Volume 31



POLITICS Left/Right/Center: Trump trumps Clinton

Trump is victorious in crown surrounded by confetti. Credit: Joanna Im ’20/SPECTRUM
By: Amelie Zilber ’20, David Arkow ’20, and Jessa Glassman ’20
On Election Day, Trump defied the polls to defeat Clinton in a landslide victory. Trump won the presidency with 306 electoral votes compared to Clinton’s 232. Trump defeated Clinton in many of the so called “battleground states,” while pulling off wins in several states which were expected to go for Clinton, like Wisconsin and Michigan. While very few people predicted this outcome, some of the strongest reactions to election results have taken place.


Donald Trump was elected the 45th president of the United States on Nov. 8 in a stunning culmination of an explosive, populist and polarizing campaign that took relentless aim at the institutions and long-held ideals of the American democracy. The surprise outcome, defying late polls that gave Hillary Clinton the modest but persistent edge, is triggering convulsions throughout the country where skeptics watch with alarm as Trump’s unvarnished overtures to disillusioned voters begin to take hold. After electing Trump as our nation’s leader, America is taking a sharp right turn. Here’s what we can expect from a Trump presidency and why democrats around the nation are hoping for the best and anticipating the worst.
Immigration: The changes Trump promises to bring will be swift and sweeping. While President Obama has been working to integrate undocumented immigrants into society and open the borders for refugees, Trump will sharply curtail the refugee flow, treating them as potential terrorists, and start a nationwide crackdown on illegal immigration. Trump has promised to begin construction on a wall bordering Mexico and the U.S., further worsening our debt. Redefining our nation and its values of openness, Trump has additionally proposed a plan to deport two million illegal immigrants during his first year in office.
Climate Change: This shift in Washington comes just as the U.S. has been playing a leading role in combating climate change. Trump has repeatedly denied the science of human-caused climate change, incorrectly deeming it “fictional,” and labeling global warming a hoax created by the Chinese. Trump will use his power to undo Obama’s ambitious domestic and international climate change policies
Economic Policy: Republican control over Washington sets the stage for a radical shift in economic policy. Trump has proposed a plan to decrease taxes, reduce regulation and limit trade with other nations. His plan will lower income taxes for most American households, most notably the wealthy, and he plans to withdraw from NAFTA, a proposal causing considerable alarm amongst our North American allies.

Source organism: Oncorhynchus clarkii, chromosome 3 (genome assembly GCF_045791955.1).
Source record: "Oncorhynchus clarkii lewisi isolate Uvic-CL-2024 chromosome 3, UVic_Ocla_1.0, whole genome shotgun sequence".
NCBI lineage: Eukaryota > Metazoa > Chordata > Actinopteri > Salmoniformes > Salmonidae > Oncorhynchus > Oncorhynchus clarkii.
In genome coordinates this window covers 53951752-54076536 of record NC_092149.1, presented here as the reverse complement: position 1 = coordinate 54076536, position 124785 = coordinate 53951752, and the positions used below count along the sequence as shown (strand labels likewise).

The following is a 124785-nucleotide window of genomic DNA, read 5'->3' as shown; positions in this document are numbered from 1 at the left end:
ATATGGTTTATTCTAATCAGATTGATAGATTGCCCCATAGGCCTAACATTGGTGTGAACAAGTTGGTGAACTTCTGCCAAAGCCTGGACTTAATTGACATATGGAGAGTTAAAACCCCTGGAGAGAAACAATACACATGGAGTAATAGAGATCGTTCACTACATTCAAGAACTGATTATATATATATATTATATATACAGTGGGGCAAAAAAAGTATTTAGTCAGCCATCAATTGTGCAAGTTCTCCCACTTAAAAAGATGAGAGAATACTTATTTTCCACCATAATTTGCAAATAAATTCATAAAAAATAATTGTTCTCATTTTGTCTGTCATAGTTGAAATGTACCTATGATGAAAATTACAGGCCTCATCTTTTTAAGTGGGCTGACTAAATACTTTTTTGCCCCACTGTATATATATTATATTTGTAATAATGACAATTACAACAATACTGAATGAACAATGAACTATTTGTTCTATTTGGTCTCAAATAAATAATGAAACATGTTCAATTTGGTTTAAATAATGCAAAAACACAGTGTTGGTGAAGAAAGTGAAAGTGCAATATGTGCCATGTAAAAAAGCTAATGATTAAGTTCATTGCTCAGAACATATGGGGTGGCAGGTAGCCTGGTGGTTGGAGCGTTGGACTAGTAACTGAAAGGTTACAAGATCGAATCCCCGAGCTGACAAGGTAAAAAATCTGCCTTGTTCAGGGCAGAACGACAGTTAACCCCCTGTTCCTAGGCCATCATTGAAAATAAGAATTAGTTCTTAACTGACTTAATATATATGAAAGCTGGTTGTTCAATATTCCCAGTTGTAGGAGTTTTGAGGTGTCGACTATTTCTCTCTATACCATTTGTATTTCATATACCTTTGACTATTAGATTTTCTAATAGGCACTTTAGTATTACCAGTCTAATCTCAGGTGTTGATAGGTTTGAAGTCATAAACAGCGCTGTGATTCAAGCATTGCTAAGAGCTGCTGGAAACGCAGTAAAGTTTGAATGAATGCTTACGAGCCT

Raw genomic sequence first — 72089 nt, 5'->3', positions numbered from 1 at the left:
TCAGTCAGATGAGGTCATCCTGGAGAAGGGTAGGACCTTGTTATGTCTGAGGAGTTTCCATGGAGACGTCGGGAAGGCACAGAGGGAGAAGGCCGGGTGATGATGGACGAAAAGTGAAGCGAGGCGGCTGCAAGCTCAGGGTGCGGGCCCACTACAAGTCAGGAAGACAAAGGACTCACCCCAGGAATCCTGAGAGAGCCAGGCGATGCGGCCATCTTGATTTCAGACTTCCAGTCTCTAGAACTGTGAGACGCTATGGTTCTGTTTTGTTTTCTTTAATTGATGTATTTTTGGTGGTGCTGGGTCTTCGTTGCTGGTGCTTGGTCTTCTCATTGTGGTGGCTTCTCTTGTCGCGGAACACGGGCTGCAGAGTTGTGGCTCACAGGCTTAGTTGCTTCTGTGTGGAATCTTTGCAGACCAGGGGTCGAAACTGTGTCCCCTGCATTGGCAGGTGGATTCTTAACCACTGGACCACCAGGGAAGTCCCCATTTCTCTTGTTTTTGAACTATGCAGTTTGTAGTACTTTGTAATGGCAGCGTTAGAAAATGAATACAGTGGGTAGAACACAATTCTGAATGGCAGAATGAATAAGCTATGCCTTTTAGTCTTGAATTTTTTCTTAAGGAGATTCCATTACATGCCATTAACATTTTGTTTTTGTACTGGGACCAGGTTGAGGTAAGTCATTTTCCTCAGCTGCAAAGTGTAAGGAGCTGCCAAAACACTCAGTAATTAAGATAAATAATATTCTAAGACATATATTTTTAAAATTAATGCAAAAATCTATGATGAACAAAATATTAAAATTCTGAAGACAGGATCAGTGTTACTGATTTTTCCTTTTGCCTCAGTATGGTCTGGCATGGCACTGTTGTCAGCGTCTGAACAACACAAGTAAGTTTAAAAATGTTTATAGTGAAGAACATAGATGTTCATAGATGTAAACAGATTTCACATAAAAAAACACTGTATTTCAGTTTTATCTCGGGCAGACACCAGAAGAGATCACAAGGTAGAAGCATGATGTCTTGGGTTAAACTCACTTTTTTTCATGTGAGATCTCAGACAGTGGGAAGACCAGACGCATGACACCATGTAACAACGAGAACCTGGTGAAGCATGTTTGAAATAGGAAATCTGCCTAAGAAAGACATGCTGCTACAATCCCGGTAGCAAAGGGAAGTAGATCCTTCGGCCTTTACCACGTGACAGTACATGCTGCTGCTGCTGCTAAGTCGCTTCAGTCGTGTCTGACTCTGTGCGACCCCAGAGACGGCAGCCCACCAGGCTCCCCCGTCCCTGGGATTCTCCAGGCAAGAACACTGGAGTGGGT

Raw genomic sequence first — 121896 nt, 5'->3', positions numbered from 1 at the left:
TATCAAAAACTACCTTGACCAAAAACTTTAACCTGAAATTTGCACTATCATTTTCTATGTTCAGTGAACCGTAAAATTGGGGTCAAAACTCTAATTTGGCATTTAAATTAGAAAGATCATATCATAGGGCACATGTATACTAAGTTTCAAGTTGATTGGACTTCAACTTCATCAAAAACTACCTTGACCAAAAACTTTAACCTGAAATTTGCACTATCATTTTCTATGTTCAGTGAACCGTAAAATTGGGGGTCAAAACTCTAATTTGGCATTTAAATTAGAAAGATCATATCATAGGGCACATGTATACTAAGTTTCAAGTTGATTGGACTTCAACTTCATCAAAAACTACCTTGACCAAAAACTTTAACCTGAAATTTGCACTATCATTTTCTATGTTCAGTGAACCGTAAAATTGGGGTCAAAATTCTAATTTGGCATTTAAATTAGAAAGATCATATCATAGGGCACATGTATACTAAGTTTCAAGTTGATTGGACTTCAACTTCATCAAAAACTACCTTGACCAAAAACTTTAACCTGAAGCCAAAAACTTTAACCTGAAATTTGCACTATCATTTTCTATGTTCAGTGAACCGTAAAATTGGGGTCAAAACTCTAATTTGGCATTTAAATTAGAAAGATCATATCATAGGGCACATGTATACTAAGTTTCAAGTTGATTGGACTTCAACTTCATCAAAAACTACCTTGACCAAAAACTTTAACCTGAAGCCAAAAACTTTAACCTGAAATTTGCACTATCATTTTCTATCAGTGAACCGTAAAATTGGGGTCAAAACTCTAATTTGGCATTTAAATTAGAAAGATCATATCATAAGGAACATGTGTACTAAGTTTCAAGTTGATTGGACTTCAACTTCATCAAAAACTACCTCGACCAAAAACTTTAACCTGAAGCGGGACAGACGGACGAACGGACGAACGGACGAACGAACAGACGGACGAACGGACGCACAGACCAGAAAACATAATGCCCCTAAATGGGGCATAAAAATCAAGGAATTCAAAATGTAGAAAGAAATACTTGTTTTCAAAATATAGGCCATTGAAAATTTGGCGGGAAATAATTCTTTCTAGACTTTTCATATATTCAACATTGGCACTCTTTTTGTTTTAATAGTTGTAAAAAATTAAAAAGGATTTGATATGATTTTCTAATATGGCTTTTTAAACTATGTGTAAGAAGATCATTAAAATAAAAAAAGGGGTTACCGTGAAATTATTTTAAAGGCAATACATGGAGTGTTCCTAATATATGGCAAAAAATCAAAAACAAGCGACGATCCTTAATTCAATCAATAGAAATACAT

Supreme Court: Trump has promised to appoint extremely conservative justices who wish to overturn Roe v. Wade, the decision that nationally legalized abortion, as well as justices who are in strong support of the Second Amendment, which gives citizens the right to bear arms.
In recent news, Trump has considered multiple extreme conservatives to fill the pivotal roles of his cabinet and additional governmental positions. His chosen group of individuals are far right wing politicians who blame America’s most eminent issues on immigrants and encourage mass deportations, who wish to revoke citizens’ inalienable rights, and who promote white supremacy. Steve Bannon, Trump’s Chief Strategist, has been accused on various accounts of advocating anti-Semitic values, and whose news stories regularly promote racist and sexist stereotypes as well as conspiracy theories. By electing a man who rose to power through racism, our nation is heading into a realm of severe conservatism and unwarranted persecution.
Protests are spreading across the nation, and violence encouraging white supremacy has erupted due to Trump’s legitimization of the harassment of certain peoples. Those of us who are diametrically opposed to his beliefs must restrain from letting his alt-right reign over our nation divide us, and we must use our voice for change.


“It’s time for America to bind the wounds of division. To all Republicans, Democrats and Independents, I say it is time for us to come together as one united people. I pledge to every citizen of our land that I will be President for all Americans,” President-Elect Donald Trump said in his victory speech.
Trump was elected to President of The United States of America on Nov. 8, a day that will change history. Going into election night, polls predicted a Clinton win and reliable forecast site FiveThirtyEight gave Trump a 28 percent chance. While Trump is losing the popular vote by about 1.7 million, he won battleground states including Florida, Pennsylvania, Ohio, Michigan, Wisconsin, North Carolina and Arizona amounting to 306 electoral votes.